Ms Kirby says it has become too easy for young people to get alcohol, and not because of any looseness at the bottle store.

“The pattern for Maori and non-Maori is much the same, so that the biggest suppliers are parents or family members, although it may be in Maori families that its wider than parents, brothers and sisters, maybe aunts and uncles,” Ms Kirby says.

While she supports the right of parents to make their own decisions about when their children can drink alcohol, they should be there when they are drinking it.


The Waitangi Tribunal will today dig into the processes the government followed in agreeing to a $10 million plus settlement of Ngati Whatua's claims to Auckland city.

Seven groups with overlapping claims are challenging the Agreement in Principle signed by the Crown and the Orakei hapu last June.

The first witness at Auckland's Airport Centra Hotel is Massey University historian Michael Belgrave, whose 576 page report on the interests of the Marutuahu confederation in the North Shore and the eastern part of the Auckland isthmus went unread by Crown negotiators.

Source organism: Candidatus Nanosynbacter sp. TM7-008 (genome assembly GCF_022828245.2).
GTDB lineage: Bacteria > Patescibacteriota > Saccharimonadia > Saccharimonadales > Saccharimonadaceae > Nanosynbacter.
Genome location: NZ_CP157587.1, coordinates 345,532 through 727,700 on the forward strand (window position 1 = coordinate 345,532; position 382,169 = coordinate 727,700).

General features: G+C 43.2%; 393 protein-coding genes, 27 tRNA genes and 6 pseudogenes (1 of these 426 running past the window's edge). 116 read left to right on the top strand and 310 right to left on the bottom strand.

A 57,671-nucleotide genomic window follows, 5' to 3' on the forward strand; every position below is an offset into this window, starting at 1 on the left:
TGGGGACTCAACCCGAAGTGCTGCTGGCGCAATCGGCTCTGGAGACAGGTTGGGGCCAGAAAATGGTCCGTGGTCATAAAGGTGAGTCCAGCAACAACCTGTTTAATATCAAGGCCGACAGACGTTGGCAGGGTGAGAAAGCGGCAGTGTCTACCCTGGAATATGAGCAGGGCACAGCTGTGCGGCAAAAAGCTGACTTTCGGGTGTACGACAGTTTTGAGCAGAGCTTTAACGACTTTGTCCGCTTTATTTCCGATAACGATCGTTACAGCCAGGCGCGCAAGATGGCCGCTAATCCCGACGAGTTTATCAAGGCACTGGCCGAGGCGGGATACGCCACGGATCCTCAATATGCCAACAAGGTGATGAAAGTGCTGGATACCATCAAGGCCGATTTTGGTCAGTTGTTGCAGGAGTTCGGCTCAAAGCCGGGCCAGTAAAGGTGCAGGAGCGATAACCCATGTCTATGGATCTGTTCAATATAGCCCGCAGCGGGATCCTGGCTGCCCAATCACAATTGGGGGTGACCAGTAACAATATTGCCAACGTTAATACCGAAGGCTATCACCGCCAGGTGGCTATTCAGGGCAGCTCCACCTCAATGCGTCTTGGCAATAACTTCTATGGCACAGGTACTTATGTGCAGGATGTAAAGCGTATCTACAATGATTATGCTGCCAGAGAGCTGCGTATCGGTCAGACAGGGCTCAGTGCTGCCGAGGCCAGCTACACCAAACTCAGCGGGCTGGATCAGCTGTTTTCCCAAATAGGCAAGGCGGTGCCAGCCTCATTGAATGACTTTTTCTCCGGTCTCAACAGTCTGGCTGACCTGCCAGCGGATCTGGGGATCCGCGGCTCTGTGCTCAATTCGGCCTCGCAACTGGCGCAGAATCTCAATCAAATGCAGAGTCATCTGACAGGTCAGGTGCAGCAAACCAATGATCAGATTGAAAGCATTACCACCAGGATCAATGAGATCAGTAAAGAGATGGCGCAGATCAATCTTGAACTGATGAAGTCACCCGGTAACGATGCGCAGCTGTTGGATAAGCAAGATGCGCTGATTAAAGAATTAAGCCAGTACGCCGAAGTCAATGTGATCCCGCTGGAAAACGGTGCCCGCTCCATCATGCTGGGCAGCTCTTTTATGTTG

Marutuahu will also give evidence they were not allowed to see or challenge the historical material the Crown was relied on.

Other iwi will tell how they were shut out of the process, and how the deal is creating tension among the tribes.

Ngati Whatua chief executive Tiwana Tibble will respond with the hapu's perspective.

The hearing continues until Thursday.

Whangaroa guardians no kaitiaki

Whangaroa iwi are opposing a plan by a residents' group to turn their Northland harbour into a maritime recreational park.

Terry Smith, the chair of Te Runanga o Whaingaroa, says the Guardians of Whangaroa plan undermines the kaitiakitanga or guardianship of the Ngati Kahu and Ngapuhi hapu who live around the shores.

He says the group needs to work with tangata whenua rather than riding roughshod over them.